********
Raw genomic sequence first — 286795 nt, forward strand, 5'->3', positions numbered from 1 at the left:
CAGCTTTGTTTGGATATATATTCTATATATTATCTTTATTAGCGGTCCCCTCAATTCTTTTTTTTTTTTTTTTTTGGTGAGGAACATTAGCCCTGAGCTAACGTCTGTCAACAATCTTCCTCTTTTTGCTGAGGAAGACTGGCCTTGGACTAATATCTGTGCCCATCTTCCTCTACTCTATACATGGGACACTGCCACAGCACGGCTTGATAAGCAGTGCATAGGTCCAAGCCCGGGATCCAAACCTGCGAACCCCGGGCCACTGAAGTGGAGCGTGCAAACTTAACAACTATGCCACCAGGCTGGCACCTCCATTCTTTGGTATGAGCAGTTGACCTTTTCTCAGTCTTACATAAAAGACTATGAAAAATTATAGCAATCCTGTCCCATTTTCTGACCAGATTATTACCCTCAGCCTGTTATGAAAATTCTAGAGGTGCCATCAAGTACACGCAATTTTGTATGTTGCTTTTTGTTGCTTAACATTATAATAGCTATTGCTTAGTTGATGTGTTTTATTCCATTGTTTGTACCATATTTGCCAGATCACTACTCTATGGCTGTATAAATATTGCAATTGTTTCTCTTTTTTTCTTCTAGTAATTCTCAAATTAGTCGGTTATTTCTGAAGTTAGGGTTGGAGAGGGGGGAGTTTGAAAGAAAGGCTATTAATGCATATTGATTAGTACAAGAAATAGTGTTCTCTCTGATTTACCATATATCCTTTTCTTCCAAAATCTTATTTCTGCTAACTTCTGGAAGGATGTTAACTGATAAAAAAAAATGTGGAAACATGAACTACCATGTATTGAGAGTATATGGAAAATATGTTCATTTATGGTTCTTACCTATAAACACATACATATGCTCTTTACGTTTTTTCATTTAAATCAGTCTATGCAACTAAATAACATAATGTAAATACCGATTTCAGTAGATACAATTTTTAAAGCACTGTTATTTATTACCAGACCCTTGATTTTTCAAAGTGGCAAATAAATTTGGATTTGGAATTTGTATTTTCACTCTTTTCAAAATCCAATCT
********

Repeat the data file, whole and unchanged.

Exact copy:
Raw genomic sequence first — 286795 nt, forward strand, 5'->3', positions numbered from 1 at the left:
CAGCTTTGTTTGGATATATATTCTATATATTATCTTTATTAGCGGTCCCCTCAATTCTTTTTTTTTTTTTTTTTTGGTGAGGAACATTAGCCCTGAGCTAACGTCTGTCAACAATCTTCCTCTTTTTGCTGAGGAAGACTGGCCTTGGACTAATATCTGTGCCCATCTTCCTCTACTCTATACATGGGACACTGCCACAGCACGGCTTGATAAGCAGTGCATAGGTCCAAGCCCGGGATCCAAACCTGCGAACCCCGGGCCACTGAAGTGGAGCGTGCAAACTTAACAACTATGCCACCAGGCTGGCACCTCCATTCTTTGGTATGAGCAGTTGACCTTTTCTCAGTCTTACATAAAAGACTATGAAAAATTATAGCAATCCTGTCCCATTTTCTGACCAGATTATTACCCTCAGCCTGTTATGAAAATTCTAGAGGTGCCATCAAGTACACGCAATTTTGTATGTTGCTTTTTGTTGCTTAACATTATAATAGCTATTGCTTAGTTGATGTGTTTTATTCCATTGTTTGTACCATATTTGCCAGATCACTACTCTATGGCTGTATAAATATTGCAATTGTTTCTCTTTTTTTCTTCTAGTAATTCTCAAATTAGTCGGTTATTTCTGAAGTTAGGGTTGGAGAGGGGGGAGTTTGAAAGAAAGGCTATTAATGCATATTGATTAGTACAAGAAATAGTGTTCTCTCTGATTTACCATATATCCTTTTCTTCCAAAATCTTATTTCTGCTAACTTCTGGAAGGATGTTAACTGATAAAAAAAAATGTGGAAACATGAACTACCATGTATTGAGAGTATATGGAAAATATGTTCATTTATGGTTCTTACCTATAAACACATACATATGCTCTTTACGTTTTTTCATTTAAATCAGTCTATGCAACTAAATAACATAATGTAAATACCGATTTCAGTAGATACAATTTTTAAAGCACTGTTATTTATTACCAGACCCTTGATTTTTCAAAGTGGCAAATAAATTTGGATTTGGAATTTGTATTTTCACTCTTTTCAAAATCCAATCT